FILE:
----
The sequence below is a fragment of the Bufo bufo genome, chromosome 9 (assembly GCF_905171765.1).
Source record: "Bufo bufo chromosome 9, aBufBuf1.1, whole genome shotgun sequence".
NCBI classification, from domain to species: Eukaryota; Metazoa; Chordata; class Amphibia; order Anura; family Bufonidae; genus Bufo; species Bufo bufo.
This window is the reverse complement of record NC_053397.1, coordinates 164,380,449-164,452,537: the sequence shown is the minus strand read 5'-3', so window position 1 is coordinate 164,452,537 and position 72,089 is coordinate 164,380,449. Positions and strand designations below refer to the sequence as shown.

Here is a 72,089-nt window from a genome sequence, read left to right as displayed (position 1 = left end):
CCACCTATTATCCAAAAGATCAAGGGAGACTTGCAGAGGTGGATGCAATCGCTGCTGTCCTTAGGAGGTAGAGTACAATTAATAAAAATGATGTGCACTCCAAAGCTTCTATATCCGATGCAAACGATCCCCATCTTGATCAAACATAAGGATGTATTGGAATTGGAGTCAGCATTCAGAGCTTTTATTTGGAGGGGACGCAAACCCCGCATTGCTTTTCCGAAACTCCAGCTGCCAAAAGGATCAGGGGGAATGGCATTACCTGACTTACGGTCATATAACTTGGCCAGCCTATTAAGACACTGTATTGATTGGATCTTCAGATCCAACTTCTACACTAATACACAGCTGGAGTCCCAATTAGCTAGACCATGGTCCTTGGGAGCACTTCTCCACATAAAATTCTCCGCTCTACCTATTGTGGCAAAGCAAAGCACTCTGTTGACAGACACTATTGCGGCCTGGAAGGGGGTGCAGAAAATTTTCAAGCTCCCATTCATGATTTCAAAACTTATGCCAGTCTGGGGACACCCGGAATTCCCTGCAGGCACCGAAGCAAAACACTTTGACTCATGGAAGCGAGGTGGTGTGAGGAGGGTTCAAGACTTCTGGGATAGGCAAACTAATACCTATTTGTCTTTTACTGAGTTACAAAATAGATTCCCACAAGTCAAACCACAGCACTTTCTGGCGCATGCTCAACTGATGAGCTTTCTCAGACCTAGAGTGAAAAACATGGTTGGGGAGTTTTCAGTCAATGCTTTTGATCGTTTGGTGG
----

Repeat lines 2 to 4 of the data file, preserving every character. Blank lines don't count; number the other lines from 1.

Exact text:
Source record: "Bufo bufo chromosome 9, aBufBuf1.1, whole genome shotgun sequence".
NCBI classification, from domain to species: Eukaryota; Metazoa; Chordata; class Amphibia; order Anura; family Bufonidae; genus Bufo; species Bufo bufo.
This window is the reverse complement of record NC_053397.1, coordinates 164,380,449-164,452,537: the sequence shown is the minus strand read 5'-3', so window position 1 is coordinate 164,452,537 and position 72,089 is coordinate 164,380,449. Positions and strand designations below refer to the sequence as shown.